As Shell visits Dunedin to update council and business
leaders on its plans for the Great South Basin, one city
councillor is worried about the negative message the city's
community is sending to the oil and gas industry.
Cr Andrew Whiley said he had ''a big issue'' with the recent
consultation process around the council's submission on the
2014 petroleum block offer.
Council staff have previously said the fact the public
consultation period was short and badly timed was out of the
They also say they recognise the way the council consults and
engages the community needs work, and a review of how it does
that has been under way for several months.
The council called for public submissions to help shape its
own response to consultation on the 2014 petroleum block
offer process being run by New Zealand Petroleum and
The council was given one day's notice of a short submission
period, which was also over the local body election period
The consultation was advertised online and in local
newspapers, and an article appeared in the Otago Daily
Of the 227 community submissions returned, 199 opposed oil
and gas exploration.
Cr Whiley said he was ''really concerned'' the submissions
sent a message that 90% of the population in Dunedin was
He felt the council could have done its consultation better
and had not promoted it in the true sense, as it had with
issues around mobile traders or cycleways, and there was no
real sense of what was involved in the submission.
He was particularly concerned about the timing of the
consultation and that there was little notice of the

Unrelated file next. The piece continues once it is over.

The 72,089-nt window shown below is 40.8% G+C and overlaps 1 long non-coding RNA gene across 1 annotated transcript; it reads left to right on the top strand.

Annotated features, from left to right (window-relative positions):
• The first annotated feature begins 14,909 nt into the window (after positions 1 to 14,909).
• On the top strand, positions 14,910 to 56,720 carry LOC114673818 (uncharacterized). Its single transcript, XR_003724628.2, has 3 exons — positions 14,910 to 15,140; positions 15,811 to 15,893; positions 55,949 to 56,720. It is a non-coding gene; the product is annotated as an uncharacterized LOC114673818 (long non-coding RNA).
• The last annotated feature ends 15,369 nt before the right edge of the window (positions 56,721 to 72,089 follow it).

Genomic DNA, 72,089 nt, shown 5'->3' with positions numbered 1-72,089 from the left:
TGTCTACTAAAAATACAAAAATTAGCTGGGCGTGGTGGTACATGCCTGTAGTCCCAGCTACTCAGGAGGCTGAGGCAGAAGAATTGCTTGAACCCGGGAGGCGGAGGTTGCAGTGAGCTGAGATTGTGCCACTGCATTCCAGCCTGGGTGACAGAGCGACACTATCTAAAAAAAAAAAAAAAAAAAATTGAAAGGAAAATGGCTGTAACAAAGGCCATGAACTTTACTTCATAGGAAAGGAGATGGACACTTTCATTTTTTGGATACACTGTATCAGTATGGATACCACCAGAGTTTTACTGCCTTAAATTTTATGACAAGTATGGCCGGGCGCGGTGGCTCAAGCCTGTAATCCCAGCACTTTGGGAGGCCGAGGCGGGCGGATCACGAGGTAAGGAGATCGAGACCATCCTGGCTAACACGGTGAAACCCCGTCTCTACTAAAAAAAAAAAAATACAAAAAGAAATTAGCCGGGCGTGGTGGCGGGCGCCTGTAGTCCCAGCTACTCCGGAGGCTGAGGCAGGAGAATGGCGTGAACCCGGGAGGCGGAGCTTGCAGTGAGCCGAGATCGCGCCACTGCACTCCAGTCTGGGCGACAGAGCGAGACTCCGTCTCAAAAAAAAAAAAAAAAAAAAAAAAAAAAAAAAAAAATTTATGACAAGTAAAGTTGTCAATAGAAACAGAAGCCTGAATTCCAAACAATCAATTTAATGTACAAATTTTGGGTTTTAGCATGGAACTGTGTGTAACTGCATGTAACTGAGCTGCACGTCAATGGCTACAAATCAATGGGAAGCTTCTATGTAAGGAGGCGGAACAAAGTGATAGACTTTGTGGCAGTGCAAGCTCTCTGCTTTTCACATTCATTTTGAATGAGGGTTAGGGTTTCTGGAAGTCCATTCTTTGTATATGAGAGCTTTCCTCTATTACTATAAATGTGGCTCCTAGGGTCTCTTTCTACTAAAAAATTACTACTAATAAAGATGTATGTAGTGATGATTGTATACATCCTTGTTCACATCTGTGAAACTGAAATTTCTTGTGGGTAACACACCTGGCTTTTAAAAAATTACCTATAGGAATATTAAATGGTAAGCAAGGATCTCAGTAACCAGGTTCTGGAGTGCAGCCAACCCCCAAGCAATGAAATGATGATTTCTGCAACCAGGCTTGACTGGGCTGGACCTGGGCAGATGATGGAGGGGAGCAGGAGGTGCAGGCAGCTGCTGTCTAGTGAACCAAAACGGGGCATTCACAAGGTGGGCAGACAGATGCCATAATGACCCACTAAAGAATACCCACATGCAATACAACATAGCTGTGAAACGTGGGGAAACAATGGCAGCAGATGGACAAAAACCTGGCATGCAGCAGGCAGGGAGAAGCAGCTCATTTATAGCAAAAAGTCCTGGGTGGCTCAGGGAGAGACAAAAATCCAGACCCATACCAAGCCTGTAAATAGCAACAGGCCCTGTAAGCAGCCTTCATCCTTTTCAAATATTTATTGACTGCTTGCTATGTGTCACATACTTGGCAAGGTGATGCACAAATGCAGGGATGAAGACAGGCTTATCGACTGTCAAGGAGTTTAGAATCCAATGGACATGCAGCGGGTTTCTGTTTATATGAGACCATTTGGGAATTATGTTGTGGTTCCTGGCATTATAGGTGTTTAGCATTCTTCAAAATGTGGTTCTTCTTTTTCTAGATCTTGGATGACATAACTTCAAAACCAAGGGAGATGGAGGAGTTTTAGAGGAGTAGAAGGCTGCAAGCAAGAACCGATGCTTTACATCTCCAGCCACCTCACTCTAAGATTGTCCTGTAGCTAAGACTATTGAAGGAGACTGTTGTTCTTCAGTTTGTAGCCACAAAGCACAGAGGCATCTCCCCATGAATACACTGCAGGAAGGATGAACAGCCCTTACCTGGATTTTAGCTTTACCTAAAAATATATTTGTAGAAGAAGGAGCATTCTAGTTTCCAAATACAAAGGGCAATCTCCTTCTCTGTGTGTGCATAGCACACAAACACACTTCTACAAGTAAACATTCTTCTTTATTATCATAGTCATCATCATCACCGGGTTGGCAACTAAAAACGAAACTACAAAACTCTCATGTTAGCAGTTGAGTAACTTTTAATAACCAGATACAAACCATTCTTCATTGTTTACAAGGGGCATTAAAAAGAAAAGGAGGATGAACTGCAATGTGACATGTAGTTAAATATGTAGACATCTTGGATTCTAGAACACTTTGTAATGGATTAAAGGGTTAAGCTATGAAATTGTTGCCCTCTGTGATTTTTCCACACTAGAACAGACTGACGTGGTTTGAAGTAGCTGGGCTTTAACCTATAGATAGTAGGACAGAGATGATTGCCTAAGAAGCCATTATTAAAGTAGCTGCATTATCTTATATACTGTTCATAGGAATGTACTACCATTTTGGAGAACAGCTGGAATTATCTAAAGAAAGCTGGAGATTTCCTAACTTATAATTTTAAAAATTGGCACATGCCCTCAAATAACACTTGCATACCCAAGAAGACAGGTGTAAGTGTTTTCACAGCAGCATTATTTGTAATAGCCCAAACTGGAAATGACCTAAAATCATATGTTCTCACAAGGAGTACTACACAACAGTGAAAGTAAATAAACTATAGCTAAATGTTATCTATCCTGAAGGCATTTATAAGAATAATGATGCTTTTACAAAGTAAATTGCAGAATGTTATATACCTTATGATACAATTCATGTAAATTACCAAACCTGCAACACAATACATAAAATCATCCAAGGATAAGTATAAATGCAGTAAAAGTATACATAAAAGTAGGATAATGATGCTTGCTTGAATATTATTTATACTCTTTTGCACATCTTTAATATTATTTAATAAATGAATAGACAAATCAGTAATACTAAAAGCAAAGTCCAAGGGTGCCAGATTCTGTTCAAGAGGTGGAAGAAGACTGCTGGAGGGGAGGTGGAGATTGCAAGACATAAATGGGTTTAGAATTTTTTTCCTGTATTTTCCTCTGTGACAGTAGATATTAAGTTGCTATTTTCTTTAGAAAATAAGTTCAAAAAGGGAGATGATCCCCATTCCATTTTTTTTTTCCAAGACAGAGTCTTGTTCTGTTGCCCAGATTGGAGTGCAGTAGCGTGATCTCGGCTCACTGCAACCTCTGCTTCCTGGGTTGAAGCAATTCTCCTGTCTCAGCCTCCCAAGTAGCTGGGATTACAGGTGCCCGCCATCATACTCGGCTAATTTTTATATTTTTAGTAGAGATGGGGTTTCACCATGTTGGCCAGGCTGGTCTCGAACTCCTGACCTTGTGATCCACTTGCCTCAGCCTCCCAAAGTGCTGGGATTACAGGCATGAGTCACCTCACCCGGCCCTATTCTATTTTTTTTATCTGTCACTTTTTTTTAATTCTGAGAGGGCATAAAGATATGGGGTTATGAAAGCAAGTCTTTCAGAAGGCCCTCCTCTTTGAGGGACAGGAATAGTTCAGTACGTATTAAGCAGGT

submission being in the public domain.
He believed a ''whole raft of people that support the oil and
gas industry'' would have been interested in submitting had
they been more aware of it.
He would ''hate to think'' the oil and gas industry might
look at this and think it was the attitude of Dunedin, and
become disinterested in coming south, he said.
''As the deputy chair of the economic development committee,
I definitely think we need to be focusing on all business
DCC corporate policy team leader Maria Ioannou said staff had
expected a period of several months for consultation, but
were given one day's notice that it would be conducted during
local body elections and conclude just after that.
The process for consulting with the community was overseen by
then chief executive Paul Orders and the timing meant it had
to be a staff submission.
At the time, Ms Ioannou said the DCC and other councils had
pointed out the submission period made it difficult for
councils to make a democratic submission on an issue of
This week, she said while there were specific issues with
that particular consultation, it had become clear to the
council some time ago that it needed to review its
That work had broadened to include looking at how to improve
community engagement in general, to ensure consultation
across the council was consistent.
She said in the new year council staff hoped to talk to the
public generally about what worked for them and what did not.